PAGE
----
During the mid-1920s, urban America enjoyed a period of economic prosperity, and the American public fixated on exciting developments in aviation, technology, and entertainment. Newspaper headlines related the feats of Charles Lindbergh's solo flight across the Atlantic, the opening of the Holland tunnel between New York and New Jersey, and Al Jolson's "Jazz Singer," which inaugurated the era of 'talking pictures'.
At the same time, the Post Office Department's commemorative stamp program focused on some themes other than modern technology - for instance, it issued stamps in conjunction with the 150th anniversary of events of the American Revolution, including the Declaration of Independence, the Battle of White Plains, the Battle of Bennington, and the Battles of Oriskany and Saratoga. A stamp memorializing the Battle of White Plains was issued in a sheet of twenty-five stamps in conjunction with International Philatelic Exhibition, held in New York City in October 1926. This was the first of many souvenir sheets to be issued by the POD in future years.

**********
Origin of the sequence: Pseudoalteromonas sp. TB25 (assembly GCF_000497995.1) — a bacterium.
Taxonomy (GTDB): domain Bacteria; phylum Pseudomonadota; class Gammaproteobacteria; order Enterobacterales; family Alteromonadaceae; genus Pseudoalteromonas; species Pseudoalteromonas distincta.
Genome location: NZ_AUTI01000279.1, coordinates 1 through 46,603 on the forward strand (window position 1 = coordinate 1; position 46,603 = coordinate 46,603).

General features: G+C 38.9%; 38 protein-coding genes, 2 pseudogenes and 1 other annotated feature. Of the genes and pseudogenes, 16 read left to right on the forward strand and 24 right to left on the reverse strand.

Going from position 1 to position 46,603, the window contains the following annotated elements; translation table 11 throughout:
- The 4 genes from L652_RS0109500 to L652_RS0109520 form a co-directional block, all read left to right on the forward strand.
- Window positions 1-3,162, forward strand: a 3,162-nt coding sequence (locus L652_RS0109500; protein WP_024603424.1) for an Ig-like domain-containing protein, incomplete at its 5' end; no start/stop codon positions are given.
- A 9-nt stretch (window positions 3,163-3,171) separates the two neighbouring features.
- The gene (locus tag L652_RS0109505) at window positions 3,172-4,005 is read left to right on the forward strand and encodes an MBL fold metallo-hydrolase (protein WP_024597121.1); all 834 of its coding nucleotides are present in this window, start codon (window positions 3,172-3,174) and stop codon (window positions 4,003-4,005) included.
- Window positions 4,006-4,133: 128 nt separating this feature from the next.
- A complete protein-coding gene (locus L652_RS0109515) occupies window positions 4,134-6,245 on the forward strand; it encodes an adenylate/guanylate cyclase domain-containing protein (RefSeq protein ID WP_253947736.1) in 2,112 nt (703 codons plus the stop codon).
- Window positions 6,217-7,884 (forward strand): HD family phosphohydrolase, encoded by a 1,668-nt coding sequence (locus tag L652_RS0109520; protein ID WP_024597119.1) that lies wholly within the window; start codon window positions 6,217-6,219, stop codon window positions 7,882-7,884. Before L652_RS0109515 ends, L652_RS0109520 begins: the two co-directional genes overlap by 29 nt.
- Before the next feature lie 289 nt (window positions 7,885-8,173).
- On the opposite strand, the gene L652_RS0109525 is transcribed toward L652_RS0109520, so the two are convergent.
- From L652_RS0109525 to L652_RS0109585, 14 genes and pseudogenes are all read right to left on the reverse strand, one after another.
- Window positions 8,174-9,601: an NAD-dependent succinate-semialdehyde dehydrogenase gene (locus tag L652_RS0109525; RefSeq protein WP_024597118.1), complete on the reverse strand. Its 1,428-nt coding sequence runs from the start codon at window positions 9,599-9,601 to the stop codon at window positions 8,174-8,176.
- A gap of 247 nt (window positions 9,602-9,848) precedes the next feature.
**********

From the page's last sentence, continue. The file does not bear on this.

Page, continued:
Of the five commemorative stamps issued in 1926 and 1927, only the John Ericsson Memorial stamp departed from the American Revolution theme. The Ericsson stamp, indirectly recognizing the contribution of Swedish-Americans, continued the American "melting pot" theme that honored immigrant groups. Others included the three Pilgrim stamps (1920), the three Huguenot-Walloon stamps (1924), and the two Norse-American stamps (1925).